More than 33 years since the show premiered on CBS-TV on Friday nights, Warner Bros. has issued a new and terribly insulting attack on the South, a region and a culture which Hollywood has trashed for decades. Some unnamed genius at the company feels that the flag is ‘offensive to some’ and therefore it has no business on a classic TV comedy about a bunch of good ol’ boys and girls in the Southern mountains. This is a new level of “P.C.” idiocy. I don’t know about you, but I am tired of being insulted by morons…It will make kids unhappy and confused. To me, they’re destroying innocence. They’re not responding to people who watch the show, they’re responding to those who don’t follow it. It’s insulting to my culture and my work…The flag is a part of the almost perfect design of that car, which has been voted the most popular car in the history of film and television. That’s not going to go away. It’s an idiotic decision.

— Former U.S. Congressman Ben (“Cooter”) Jones, 2012

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This is not the United States of America. This is the United States of GetOverIt. The trick is changing “it.” One day, kale recommenders are being told to “get over it”; another day, kale holdouts are being told the same thing. One day – say, in 2005 – people who like this new texting feature are told to “get over it.” On some later day, people who won’t text are told the same thing. Maybe that’s just part of our character as a young, restless country – Tom Petty may have sung that he was “born to rebel,” but most of us were born ADD.

Somehow, we got to Get Over It with the Confederate flag. And you can’t understand how amazing that is from reading or watching mainstream (including Fox) news. Most people I know haven’t really heard from the pro-Stars-and-Bars crowd. If you’re one of them, you will be stunned by reading this article and comment thread. THERE’S your morning cup of ignorance right there.

You, dear reader, are special. You are willing to read a thousand words about politics, or perhaps just read a crazy person’s rant. Most of your fellow Americans part company with you in this regard. They do not want to read about politics or any other subject for very long. Their reaction to any particular opinion or political event can be summarized as: Get Over It.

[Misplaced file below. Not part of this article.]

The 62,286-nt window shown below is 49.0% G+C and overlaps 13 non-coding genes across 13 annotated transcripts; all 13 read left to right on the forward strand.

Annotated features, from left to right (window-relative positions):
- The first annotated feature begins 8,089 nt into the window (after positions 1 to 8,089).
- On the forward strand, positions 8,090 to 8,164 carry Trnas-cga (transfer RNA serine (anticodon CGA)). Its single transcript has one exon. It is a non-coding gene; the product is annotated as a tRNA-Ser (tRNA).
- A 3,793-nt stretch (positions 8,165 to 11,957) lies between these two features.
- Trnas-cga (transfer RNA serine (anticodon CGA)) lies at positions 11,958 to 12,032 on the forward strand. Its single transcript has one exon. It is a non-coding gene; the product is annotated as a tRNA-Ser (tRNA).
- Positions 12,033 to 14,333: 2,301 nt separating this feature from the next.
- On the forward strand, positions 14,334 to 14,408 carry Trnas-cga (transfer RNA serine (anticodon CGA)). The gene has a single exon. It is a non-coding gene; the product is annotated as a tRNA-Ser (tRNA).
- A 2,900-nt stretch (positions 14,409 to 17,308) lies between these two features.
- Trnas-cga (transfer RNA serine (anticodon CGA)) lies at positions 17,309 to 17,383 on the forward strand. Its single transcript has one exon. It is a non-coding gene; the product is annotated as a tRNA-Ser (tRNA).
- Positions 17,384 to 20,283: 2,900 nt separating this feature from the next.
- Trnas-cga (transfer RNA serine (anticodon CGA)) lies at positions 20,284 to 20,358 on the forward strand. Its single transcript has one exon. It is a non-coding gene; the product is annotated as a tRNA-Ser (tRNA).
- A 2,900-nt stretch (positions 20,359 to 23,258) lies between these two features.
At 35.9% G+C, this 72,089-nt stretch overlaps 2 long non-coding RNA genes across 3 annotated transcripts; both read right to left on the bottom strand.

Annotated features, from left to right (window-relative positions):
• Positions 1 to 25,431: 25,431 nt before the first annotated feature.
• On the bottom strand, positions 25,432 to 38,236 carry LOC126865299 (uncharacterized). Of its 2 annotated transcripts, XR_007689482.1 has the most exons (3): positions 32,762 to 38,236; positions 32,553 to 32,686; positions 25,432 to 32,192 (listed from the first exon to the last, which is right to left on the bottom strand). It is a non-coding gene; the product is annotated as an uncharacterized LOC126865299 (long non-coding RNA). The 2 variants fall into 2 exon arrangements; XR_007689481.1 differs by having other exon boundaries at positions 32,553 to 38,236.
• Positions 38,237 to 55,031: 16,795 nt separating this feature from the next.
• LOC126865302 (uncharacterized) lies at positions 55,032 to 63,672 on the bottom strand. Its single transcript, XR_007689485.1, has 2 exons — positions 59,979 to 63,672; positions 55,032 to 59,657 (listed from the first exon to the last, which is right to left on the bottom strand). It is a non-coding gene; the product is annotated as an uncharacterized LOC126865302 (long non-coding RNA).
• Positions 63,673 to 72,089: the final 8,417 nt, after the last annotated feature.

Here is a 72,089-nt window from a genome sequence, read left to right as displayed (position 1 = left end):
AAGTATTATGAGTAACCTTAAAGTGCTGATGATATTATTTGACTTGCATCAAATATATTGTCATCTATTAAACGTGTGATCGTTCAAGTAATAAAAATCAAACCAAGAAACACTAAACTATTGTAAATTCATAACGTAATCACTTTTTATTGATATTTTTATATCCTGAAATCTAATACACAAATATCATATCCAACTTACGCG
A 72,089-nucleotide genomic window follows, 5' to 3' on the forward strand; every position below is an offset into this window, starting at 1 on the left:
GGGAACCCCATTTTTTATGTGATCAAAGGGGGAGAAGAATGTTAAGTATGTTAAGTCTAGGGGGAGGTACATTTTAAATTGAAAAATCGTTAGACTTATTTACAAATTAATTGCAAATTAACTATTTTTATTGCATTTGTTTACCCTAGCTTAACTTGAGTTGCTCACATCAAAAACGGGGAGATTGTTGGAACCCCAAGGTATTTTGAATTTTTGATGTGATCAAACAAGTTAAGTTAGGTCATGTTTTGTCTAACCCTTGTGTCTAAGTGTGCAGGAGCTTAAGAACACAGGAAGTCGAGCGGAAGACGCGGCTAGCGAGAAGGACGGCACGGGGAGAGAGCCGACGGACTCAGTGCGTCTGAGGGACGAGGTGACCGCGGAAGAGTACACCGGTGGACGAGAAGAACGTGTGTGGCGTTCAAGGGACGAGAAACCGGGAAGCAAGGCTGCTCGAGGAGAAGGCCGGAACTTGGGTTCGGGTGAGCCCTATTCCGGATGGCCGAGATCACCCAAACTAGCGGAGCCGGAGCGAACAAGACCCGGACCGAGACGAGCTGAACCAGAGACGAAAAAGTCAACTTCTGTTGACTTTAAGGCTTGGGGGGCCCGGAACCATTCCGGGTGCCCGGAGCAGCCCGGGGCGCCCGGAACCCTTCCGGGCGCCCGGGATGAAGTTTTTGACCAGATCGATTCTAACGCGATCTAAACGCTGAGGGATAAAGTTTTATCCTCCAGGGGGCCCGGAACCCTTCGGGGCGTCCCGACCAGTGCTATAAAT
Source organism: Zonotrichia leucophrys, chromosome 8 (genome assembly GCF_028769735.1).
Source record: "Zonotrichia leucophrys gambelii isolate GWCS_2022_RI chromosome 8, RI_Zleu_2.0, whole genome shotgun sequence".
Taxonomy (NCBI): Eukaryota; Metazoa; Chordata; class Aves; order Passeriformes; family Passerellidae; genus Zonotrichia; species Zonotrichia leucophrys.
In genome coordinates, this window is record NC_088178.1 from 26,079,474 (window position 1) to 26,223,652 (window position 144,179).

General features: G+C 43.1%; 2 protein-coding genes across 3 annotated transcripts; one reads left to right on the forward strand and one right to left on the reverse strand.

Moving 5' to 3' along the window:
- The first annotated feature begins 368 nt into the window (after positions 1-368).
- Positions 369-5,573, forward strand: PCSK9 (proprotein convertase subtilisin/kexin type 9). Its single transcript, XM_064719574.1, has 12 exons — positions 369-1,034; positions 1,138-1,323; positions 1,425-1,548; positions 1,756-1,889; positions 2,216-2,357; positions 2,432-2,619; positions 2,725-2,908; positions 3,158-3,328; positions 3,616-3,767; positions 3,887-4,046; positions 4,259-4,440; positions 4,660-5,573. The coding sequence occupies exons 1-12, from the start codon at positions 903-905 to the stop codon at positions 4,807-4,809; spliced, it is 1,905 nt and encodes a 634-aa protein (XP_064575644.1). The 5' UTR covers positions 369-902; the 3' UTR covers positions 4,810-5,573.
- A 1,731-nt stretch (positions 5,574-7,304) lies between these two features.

In the 21st century, this tendency has been exacerbated and amplified by the internet, where “Get Over It” has become the pithiest statement on many a chat board. One early internet adopter was moveon.org, a site so named because it wanted the country to “move on” (pretty much the same as “get over it”) from Bill Clinton’s lying about infidelity. Later, moveon.org flipped the script but kept the name, asking the country to move on from any number of George Bush’s policies. If you were to scour the millions of hours of TV shows released in the 20th-century, I doubt you’d find any character saying “I’m so over it,” but by 2008 this became both a mantra and a joke, with characters being “so over” one thing before they were “so over” its exact opposite. In 2008, for the first time, Supreme Court Justice Antonin Scalia had this to say about Bush v. Gore: “Get over it!” The same year, oddly enough, America elected its first African-American President. And for many a person on many a reddit thread (or its like), this fact was deployed as a five word rebuke any time someone said that America is still racist: “Black President. Get over it.”

So does one get over history, or get over modern problems emanating from history? Get over it like moveon, or get over it like Scalia? As either of them could have paraphrased for you, it depends on what the meaning of the word “it” is.

The last time the Confederate flag was debated on the national level was about 16 years ago, when Presidential candidates fielded questions about it and the South Carolina statehouse removed it from their dome, hoisting it to an unlowerable top of a flagpole at the capitol’s entrance. As such placements go, this was probably just slightly more controversial than where to put the Rocky statue at the Philadelphia Museum of Art. Because South Carolina appeared to have then compromised, “Get Over It” has been on the side of the Confederate flag supporters throughout this century…until last month.

Imagine an episode of The Good Wife or Law and Order: SVU beginning with a young white racist man shooting the life out of several people in an African-American church. So far, not hard to imagine (they start episodes with that sort of sensationalism all the time). Now, imagine that the episode ended with a successful nationwide call to remove Confederate flags from every respectable establishment, including government offices and major retailers.

Impossible. A month ago, any screenwriter who turned in that draft would have been laughed out of the room. Get over it, they might have told him. (Sadly, it’s usually a “him.”)